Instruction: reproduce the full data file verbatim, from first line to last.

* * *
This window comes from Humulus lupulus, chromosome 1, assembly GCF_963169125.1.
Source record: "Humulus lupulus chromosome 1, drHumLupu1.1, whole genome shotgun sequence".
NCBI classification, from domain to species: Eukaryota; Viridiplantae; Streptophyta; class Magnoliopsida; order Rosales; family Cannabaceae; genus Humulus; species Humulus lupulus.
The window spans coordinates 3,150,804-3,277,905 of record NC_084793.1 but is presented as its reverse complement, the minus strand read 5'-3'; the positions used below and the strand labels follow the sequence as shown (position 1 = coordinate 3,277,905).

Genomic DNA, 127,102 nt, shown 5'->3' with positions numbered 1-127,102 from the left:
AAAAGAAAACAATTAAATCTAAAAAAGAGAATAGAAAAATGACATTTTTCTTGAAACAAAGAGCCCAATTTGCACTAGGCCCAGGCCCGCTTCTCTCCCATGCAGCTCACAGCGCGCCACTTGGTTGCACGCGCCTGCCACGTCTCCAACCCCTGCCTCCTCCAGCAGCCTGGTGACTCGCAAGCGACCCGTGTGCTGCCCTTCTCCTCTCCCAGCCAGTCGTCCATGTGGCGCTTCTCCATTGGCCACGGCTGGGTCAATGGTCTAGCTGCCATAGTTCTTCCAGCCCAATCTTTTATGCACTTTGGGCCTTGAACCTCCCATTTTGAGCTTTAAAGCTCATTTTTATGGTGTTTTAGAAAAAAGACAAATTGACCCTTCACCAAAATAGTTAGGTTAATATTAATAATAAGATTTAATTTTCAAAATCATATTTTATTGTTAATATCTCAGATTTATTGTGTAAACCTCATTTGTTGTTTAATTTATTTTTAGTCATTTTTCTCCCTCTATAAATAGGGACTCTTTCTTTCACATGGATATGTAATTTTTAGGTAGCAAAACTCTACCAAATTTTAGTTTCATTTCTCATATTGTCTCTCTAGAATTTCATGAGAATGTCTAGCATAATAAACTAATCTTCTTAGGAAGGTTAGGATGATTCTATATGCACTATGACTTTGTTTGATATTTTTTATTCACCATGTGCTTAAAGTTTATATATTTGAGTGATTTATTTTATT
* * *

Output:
This window comes from Humulus lupulus, chromosome 1, assembly GCF_963169125.1.
Source record: "Humulus lupulus chromosome 1, drHumLupu1.1, whole genome shotgun sequence".
NCBI classification, from domain to species: Eukaryota; Viridiplantae; Streptophyta; class Magnoliopsida; order Rosales; family Cannabaceae; genus Humulus; species Humulus lupulus.
The window spans coordinates 3,150,804-3,277,905 of record NC_084793.1 but is presented as its reverse complement, the minus strand read 5'-3'; the positions used below and the strand labels follow the sequence as shown (position 1 = coordinate 3,277,905).

Genomic DNA, 127,102 nt, shown 5'->3' with positions numbered 1-127,102 from the left:
AAAAGAAAACAATTAAATCTAAAAAAGAGAATAGAAAAATGACATTTTTCTTGAAACAAAGAGCCCAATTTGCACTAGGCCCAGGCCCGCTTCTCTCCCATGCAGCTCACAGCGCGCCACTTGGTTGCACGCGCCTGCCACGTCTCCAACCCCTGCCTCCTCCAGCAGCCTGGTGACTCGCAAGCGACCCGTGTGCTGCCCTTCTCCTCTCCCAGCCAGTCGTCCATGTGGCGCTTCTCCATTGGCCACGGCTGGGTCAATGGTCTAGCTGCCATAGTTCTTCCAGCCCAATCTTTTATGCACTTTGGGCCTTGAACCTCCCATTTTGAGCTTTAAAGCTCATTTTTATGGTGTTTTAGAAAAAAGACAAATTGACCCTTCACCAAAATAGTTAGGTTAATATTAATAATAAGATTTAATTTTCAAAATCATATTTTATTGTTAATATCTCAGATTTATTGTGTAAACCTCATTTGTTGTTTAATTTATTTTTAGTCATTTTTCTCCCTCTATAAATAGGGACTCTTTCTTTCACATGGATATGTAATTTTTAGGTAGCAAAACTCTACCAAATTTTAGTTTCATTTCTCATATTGTCTCTCTAGAATTTCATGAGAATGTCTAGCATAATAAACTAATCTTCTTAGGAAGGTTAGGATGATTCTATATGCACTATGACTTTGTTTGATATTTTTTATTCACCATGTGCTTAAAGTTTATATATTTGAGTGATTTATTTTATT